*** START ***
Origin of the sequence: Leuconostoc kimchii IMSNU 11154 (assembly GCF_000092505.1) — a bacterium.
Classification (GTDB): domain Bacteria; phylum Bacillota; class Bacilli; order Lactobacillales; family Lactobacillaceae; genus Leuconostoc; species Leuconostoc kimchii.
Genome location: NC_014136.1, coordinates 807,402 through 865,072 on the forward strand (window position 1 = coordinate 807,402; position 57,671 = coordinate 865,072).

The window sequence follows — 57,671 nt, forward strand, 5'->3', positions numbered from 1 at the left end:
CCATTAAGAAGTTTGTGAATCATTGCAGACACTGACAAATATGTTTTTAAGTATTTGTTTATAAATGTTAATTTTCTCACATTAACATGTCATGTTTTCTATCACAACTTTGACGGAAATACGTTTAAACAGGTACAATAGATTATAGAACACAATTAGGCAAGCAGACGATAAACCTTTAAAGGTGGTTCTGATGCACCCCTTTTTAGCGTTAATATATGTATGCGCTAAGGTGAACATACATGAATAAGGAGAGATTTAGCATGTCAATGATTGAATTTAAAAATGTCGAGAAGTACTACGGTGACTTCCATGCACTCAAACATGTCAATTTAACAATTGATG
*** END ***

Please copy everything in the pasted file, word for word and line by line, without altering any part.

Origin of the sequence: Leuconostoc kimchii IMSNU 11154 (assembly GCF_000092505.1) — a bacterium.
Classification (GTDB): domain Bacteria; phylum Bacillota; class Bacilli; order Lactobacillales; family Lactobacillaceae; genus Leuconostoc; species Leuconostoc kimchii.
Genome location: NC_014136.1, coordinates 807,402 through 865,072 on the forward strand (window position 1 = coordinate 807,402; position 57,671 = coordinate 865,072).

The window sequence follows — 57,671 nt, forward strand, 5'->3', positions numbered from 1 at the left end:
CCATTAAGAAGTTTGTGAATCATTGCAGACACTGACAAATATGTTTTTAAGTATTTGTTTATAAATGTTAATTTTCTCACATTAACATGTCATGTTTTCTATCACAACTTTGACGGAAATACGTTTAAACAGGTACAATAGATTATAGAACACAATTAGGCAAGCAGACGATAAACCTTTAAAGGTGGTTCTGATGCACCCCTTTTTAGCGTTAATATATGTATGCGCTAAGGTGAACATACATGAATAAGGAGAGATTTAGCATGTCAATGATTGAATTTAAAAATGTCGAGAAGTACTACGGTGACTTCCATGCACTCAAACATGTCAATTTAACAATTGATG